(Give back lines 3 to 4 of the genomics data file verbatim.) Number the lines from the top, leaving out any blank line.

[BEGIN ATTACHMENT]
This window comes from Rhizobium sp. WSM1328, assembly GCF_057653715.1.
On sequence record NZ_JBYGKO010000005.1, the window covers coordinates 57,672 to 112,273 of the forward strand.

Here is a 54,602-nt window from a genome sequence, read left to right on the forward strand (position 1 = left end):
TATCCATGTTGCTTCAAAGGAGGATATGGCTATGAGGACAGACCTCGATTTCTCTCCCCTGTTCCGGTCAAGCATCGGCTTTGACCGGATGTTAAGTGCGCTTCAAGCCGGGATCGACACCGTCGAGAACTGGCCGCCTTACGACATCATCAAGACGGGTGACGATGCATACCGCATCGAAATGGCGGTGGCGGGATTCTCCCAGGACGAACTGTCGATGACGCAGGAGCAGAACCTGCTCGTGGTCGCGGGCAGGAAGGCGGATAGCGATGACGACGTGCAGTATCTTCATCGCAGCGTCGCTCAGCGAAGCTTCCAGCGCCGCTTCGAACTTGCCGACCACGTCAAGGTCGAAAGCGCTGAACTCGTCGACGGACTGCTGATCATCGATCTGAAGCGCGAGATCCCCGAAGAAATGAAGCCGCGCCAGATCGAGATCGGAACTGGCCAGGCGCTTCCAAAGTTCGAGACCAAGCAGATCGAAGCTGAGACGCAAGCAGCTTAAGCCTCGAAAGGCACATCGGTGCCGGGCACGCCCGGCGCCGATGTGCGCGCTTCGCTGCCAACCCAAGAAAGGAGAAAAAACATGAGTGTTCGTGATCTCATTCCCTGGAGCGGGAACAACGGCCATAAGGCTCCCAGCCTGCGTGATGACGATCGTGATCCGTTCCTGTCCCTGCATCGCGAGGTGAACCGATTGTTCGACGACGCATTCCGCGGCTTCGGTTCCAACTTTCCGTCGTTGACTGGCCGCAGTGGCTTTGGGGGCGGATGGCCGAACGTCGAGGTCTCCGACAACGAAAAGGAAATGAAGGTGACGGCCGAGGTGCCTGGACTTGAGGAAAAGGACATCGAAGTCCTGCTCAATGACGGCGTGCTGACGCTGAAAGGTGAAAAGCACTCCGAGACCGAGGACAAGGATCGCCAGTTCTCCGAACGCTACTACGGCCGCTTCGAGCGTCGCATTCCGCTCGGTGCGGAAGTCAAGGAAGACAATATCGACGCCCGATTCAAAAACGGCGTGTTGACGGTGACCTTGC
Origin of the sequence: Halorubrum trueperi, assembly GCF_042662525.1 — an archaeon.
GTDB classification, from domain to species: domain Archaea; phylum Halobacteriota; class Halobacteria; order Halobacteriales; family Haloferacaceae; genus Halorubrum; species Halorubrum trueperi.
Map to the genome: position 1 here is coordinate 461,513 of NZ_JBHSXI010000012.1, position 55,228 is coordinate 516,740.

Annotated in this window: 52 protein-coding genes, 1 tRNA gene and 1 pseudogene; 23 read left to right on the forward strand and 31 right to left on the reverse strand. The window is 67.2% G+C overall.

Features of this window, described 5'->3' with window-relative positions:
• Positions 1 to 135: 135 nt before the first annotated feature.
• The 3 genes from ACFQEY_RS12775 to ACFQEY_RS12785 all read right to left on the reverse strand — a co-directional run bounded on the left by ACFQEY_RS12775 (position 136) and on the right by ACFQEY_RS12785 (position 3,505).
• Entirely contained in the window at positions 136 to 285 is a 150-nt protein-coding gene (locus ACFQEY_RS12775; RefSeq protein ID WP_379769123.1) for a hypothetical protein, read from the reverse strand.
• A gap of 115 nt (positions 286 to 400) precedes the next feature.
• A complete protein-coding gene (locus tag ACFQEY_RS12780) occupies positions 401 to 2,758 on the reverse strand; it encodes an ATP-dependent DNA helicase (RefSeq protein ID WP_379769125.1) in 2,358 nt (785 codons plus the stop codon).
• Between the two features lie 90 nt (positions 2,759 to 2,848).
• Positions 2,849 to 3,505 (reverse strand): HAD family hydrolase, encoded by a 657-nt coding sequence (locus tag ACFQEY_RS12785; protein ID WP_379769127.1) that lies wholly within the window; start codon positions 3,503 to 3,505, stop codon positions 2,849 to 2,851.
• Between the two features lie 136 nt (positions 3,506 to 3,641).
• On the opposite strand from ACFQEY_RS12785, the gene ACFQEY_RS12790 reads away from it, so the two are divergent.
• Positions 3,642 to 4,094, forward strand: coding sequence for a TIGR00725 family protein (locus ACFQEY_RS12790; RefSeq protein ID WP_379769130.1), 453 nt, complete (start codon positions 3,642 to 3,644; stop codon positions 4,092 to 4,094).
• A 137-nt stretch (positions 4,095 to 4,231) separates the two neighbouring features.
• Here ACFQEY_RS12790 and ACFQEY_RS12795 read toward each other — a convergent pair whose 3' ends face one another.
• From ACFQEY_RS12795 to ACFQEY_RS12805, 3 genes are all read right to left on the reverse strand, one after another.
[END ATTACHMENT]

Here is a 54,602-nt window from a genome sequence, read left to right on the forward strand (position 1 = left end):
TATCCATGTTGCTTCAAAGGAGGATATGGCTATGAGGACAGACCTCGATTTCTCTCCCCTGTTCCGGTCAAGCATCGGCTTTGACCGGATGTTAAGTGCGCTTCAAGCCGGGATCGACACCGTCGAGAACTGGCCGCCTTACGACATCATCAAGACGGGTGACGATGCATACCGCATCGAAATGGCGGTGGCGGGATTCTCCCAGGACGAACTGTCGATGACGCAGGAGCAGAACCTGCTCGTGGTCGCGGGCAGGAAGGCGGATAGCGATGACGACGTGCAGTATCTTCATCGCAGCGTCGCTCAGCGAAGCTTCCAGCGCCGCTTCGAACTTGCCGACCACGTCAAGGTCGAAAGCGCTGAACTCGTCGACGGACTGCTGATCATCGATCTGAAGCGCGAGATCCCCGAAGAAATGAAGCCGCGCCAGATCGAGATCGGAACTGGCCAGGCGCTTCCAAAGTTCGAGACCAAGCAGATCGAAGCTGAGACGCAAGCAGCTTAAGCCTCGAAAGGCACATCGGTGCCGGGCACGCCCGGCGCCGATGTGCGCGCTTCGCTGCCAACCCAAGAAAGGAGAAAAAACATGAGTGTTCGTGATCTCATTCCCTGGAGCGGGAACAACGGCCATAAGGCTCCCAGCCTGCGTGATGACGATCGTGATCCGTTCCTGTCCCTGCATCGCGAGGTGAACCGATTGTTCGACGACGCATTCCGCGGCTTCGGTTCCAACTTTCCGTCGTTGACTGGCCGCAGTGGCTTTGGGGGCGGATGGCCGAACGTCGAGGTCTCCGACAACGAAAAGGAAATGAAGGTGACGGCCGAGGTGCCTGGACTTGAGGAAAAGGACATCGAAGTCCTGCTCAATGACGGCGTGCTGACGCTGAAAGGTGAAAAGCACTCCGAGACCGAGGACAAGGATCGCCAGTTCTCCGAACGCTACTACGGCCGCTTCGAGCGTCGCATTCCGCTCGGTGCGGAAGTCAAGGAAGACAATATCGACGCCCGATTCAAAAACGGCGTGTTGACGGTGACCTTGC